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[OFF TOPIC] Food & Drinks Thread

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5 minuti fa, phelps ha scritto:

 

they look tasty...

I hope she did appreciate the effort, at least...:p;)

yes, she did :) 

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1 hora atrás, AlFHg disse:

Time ago I did these for my girlfriend :D I don't think they need any presentation

IMG.png


What are these? They look like Swiss rolls but they were baked in a very different way from what I'd expect them to be served (like we do in Brazil). By the way, we call Swiss rolls in Brazil "rocambole".

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10 hours ago, thiago_simoes said:

What's the best selling beverage (preferentially non-alcoholic) unique to your country? In Brazil we all drink guaraná, and even Fanta decided to create their own soda version of the drink.

 

In Mexico, Coca Cola made a similar beverage from guaraná called Senzao some years ago... I liked it when I was in middle school, but after that I found it rather sweet, but that could be from some change in the soda's formula.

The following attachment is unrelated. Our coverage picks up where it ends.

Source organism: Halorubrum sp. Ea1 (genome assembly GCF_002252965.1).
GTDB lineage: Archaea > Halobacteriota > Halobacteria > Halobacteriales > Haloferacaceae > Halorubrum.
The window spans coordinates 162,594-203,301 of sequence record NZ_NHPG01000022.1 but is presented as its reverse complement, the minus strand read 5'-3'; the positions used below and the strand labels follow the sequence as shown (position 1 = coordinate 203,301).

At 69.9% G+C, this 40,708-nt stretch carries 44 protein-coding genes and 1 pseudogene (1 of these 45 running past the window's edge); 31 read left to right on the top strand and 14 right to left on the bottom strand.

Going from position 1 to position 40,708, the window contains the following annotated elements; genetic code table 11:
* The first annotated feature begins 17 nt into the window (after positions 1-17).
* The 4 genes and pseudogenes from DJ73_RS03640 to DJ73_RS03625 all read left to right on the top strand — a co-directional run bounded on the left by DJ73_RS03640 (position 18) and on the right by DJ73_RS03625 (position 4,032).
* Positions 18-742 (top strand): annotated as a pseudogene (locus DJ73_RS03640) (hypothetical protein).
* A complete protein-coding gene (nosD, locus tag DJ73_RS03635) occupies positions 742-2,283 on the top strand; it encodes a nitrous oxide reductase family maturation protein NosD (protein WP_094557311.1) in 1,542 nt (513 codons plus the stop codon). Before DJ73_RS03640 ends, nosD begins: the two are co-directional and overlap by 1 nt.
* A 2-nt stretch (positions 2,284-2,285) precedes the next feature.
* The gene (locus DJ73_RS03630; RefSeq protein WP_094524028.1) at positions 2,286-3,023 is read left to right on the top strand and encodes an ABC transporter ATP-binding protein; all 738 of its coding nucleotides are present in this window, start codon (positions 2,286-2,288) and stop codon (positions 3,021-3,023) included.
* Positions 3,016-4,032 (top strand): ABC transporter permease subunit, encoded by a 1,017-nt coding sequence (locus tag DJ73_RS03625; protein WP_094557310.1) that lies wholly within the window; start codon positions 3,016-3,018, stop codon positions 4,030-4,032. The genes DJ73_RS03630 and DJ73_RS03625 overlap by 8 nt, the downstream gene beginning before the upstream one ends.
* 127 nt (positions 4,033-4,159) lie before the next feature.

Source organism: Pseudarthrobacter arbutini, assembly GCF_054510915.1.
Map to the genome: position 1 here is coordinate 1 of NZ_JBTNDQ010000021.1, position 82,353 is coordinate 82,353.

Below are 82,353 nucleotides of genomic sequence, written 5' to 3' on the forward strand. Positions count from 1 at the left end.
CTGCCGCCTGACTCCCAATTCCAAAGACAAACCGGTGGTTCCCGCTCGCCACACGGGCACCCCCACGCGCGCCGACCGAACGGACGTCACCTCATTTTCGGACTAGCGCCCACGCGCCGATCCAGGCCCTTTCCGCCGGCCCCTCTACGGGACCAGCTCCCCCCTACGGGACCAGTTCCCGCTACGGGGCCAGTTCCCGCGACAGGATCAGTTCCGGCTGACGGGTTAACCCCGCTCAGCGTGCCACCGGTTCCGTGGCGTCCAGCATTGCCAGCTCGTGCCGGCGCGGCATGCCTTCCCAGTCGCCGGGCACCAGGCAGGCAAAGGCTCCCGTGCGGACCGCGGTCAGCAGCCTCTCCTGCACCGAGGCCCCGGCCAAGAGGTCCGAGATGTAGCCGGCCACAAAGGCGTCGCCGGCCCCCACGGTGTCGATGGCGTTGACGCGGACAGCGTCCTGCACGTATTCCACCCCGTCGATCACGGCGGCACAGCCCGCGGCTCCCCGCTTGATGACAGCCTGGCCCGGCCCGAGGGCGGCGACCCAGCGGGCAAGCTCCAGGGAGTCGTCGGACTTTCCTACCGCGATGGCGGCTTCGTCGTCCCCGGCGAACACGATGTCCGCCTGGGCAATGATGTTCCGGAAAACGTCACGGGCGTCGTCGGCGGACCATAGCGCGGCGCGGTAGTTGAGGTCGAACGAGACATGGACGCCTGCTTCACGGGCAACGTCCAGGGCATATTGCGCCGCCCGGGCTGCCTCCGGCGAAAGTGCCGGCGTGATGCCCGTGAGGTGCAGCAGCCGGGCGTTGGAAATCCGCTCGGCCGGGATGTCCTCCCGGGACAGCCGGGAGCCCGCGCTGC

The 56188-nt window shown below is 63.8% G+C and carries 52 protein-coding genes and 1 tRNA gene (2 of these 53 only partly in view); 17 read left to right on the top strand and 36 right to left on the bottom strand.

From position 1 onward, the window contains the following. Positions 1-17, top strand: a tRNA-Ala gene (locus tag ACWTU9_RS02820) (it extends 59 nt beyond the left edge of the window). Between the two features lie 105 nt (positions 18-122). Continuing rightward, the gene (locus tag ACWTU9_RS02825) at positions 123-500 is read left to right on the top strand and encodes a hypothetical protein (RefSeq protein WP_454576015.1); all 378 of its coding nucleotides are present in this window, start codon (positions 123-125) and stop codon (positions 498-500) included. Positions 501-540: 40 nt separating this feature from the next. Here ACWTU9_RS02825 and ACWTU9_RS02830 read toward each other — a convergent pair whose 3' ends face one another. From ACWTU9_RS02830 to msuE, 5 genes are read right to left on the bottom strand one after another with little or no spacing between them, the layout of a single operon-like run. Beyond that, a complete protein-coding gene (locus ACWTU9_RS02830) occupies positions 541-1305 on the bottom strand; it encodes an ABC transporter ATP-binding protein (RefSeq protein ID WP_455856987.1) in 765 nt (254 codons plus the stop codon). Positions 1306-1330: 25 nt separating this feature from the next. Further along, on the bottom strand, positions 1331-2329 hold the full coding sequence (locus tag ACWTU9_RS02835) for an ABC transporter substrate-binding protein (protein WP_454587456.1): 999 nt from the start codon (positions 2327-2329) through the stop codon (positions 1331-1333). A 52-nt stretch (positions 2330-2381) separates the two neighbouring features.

Spoiler

senzao.jpg.89aa979e804f531c609caf2e464f8df4.jpg

 

In Mexico there are a number of local produced sodas and soft drinks; among the most known are "Jarritos" ("little jugs") which are made from tropical fruits like pinneaple, guava, mandarin, watermelon, tamarind and even hibiscus flower.

 

jarritos.jpg.a8584cb11c07736eb882c64c77703586.jpg

 

Another popular drink, especially among kids is Tonicol, a drink made from vanilla extract

 

tonicol.jpg.f7e96c04d1ab373da54d836a2426ac2e.jpg

 

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1 hora atrás, mrv86 disse:

jarritos.jpg.a8584cb11c07736eb882c64c77703586.jpg


I want them all! Especially the watermelon, tamarind and guava variations. There are local brands in Brazil that market unusual flavors like pineapple and tangerine too. There's even a brand that created a soda made of leaves from a Brazilian plant called chapéu de couro, a rather bizarre choice for a soda variation. The funny thing is that this drink, called Mineirinho, is somewhat popular in the state of Rio de Janeiro.

Mineirinho-Copy.jpg.2b429eafd00792d16111f056c0af281a.jpg

 

@heywoodu, have you drunk Mineirinho?

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1 hour ago, mrv86 said:

 

In Mexico there are a number of local produced sodas and soft drinks; among the most known are "Jarritos" ("little jugs") which are made from tropical fruits like pinneaple, guava, mandarin, watermelon, tamarind and even hibiscus flower.

 

jarritos.jpg.a8584cb11c07736eb882c64c77703586.jpg

Jarritos is pretty well established in California too, but I’ve had and seen it sold in other states. I think it’s better than most American soda brands. Korean soda is also quite available in Southern California 

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“Sport has the power to change the world. It has the power to inspire. Sport can create hope where once there was only despair” - Nelson Mandela